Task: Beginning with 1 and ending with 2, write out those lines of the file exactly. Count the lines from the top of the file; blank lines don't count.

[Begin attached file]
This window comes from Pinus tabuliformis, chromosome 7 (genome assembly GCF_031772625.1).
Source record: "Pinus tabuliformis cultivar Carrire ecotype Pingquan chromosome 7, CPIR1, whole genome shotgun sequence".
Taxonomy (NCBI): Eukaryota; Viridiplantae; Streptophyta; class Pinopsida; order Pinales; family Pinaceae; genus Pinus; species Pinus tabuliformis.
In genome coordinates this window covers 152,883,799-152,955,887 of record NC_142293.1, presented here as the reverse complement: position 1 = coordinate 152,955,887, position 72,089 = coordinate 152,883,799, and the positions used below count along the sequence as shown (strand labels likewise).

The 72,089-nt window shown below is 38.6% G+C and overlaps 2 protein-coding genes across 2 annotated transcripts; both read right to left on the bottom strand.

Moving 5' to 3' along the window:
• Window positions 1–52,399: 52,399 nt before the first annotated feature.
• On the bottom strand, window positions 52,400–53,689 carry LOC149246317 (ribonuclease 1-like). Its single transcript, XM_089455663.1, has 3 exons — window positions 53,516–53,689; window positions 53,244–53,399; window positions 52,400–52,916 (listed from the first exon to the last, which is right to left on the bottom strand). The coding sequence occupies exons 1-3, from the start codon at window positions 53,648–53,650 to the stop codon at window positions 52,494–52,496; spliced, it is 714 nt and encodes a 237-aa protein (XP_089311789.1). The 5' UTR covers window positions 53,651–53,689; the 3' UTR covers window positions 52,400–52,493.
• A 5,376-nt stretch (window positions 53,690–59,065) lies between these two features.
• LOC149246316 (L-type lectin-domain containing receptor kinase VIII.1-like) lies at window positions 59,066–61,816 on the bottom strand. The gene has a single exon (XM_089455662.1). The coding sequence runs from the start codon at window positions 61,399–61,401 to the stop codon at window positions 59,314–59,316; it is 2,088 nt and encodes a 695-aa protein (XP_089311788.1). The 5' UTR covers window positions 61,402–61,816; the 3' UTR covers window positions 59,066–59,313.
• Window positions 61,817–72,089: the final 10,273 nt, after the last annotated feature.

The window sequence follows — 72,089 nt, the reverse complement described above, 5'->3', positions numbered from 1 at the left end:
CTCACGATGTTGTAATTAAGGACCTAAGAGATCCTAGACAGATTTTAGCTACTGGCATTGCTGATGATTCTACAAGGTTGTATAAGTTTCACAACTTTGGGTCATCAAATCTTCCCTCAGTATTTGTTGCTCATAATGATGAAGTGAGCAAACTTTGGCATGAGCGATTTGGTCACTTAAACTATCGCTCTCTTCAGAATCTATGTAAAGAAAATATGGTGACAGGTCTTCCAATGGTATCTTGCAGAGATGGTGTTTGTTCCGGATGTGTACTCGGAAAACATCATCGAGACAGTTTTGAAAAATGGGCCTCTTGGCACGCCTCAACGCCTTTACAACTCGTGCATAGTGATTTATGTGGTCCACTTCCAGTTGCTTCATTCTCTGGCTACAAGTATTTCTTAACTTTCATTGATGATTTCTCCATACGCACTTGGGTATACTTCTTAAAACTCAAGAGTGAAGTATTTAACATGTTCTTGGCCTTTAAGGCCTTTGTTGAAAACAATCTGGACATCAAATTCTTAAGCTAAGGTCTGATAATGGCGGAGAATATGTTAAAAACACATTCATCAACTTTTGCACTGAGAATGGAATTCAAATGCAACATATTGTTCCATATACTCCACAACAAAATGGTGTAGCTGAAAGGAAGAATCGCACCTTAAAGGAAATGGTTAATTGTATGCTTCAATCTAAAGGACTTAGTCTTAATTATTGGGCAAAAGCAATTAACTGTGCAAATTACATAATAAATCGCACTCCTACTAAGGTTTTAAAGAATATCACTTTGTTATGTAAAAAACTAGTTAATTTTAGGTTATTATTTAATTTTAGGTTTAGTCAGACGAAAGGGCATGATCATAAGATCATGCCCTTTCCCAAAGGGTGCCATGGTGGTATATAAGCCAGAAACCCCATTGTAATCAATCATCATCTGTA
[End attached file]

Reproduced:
This window comes from Pinus tabuliformis, chromosome 7 (genome assembly GCF_031772625.1).
Source record: "Pinus tabuliformis cultivar Carrire ecotype Pingquan chromosome 7, CPIR1, whole genome shotgun sequence".